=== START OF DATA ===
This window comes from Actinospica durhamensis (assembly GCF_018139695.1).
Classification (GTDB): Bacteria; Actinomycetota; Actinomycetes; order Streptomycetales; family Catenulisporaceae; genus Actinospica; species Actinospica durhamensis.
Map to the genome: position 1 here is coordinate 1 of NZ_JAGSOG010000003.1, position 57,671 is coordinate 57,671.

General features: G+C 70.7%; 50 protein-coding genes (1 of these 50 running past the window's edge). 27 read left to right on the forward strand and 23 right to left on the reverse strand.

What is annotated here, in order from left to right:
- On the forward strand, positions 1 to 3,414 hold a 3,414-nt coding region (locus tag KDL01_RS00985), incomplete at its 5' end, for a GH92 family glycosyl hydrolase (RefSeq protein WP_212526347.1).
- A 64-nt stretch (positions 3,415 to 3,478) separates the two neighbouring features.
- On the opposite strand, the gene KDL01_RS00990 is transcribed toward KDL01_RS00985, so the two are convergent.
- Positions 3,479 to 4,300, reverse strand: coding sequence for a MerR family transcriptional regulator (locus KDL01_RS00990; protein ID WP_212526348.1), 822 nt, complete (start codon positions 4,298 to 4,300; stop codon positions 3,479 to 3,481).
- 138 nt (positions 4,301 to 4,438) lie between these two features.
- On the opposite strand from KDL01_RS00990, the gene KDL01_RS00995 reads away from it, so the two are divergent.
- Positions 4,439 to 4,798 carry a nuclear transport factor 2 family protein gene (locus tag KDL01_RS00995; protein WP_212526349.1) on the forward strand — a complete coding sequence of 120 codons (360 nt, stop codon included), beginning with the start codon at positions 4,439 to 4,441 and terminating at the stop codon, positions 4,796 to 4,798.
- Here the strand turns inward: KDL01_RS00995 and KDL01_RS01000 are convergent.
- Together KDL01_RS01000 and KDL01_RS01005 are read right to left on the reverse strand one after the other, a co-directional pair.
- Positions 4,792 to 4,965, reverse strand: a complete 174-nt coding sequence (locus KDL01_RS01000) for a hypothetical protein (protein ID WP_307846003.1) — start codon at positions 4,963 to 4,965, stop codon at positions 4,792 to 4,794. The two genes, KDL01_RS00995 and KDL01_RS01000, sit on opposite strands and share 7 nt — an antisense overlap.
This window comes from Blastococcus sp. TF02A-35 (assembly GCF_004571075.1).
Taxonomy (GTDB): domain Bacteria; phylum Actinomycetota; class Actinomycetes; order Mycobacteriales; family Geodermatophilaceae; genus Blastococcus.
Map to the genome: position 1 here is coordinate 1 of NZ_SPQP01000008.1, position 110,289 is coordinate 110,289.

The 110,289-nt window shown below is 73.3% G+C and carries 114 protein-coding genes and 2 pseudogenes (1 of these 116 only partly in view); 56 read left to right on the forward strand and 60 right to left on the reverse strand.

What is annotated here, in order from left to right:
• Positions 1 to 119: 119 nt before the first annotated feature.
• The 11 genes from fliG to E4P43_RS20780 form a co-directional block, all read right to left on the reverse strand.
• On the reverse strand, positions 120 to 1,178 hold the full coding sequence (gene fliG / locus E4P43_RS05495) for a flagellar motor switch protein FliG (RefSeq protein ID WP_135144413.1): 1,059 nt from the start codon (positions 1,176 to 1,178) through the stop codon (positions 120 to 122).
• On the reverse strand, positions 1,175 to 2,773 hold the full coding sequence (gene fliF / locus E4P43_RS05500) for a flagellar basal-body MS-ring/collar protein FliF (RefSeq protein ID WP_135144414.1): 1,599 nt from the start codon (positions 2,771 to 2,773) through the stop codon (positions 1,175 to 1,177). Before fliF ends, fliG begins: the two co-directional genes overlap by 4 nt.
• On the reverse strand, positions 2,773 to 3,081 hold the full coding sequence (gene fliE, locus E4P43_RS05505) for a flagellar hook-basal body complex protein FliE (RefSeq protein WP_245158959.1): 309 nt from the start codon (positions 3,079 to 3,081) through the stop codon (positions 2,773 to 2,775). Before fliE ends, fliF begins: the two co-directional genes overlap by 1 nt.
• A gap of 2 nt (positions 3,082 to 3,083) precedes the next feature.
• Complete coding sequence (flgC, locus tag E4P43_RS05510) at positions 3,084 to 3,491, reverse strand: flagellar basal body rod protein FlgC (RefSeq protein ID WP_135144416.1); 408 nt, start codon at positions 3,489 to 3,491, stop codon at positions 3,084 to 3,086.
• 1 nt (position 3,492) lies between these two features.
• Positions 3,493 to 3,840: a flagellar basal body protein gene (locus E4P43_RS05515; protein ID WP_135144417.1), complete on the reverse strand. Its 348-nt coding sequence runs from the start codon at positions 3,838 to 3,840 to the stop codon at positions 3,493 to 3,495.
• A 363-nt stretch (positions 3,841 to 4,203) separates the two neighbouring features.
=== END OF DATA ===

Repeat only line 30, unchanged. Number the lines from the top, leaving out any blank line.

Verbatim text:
• A 363-nt stretch (positions 3,841 to 4,203) separates the two neighbouring features.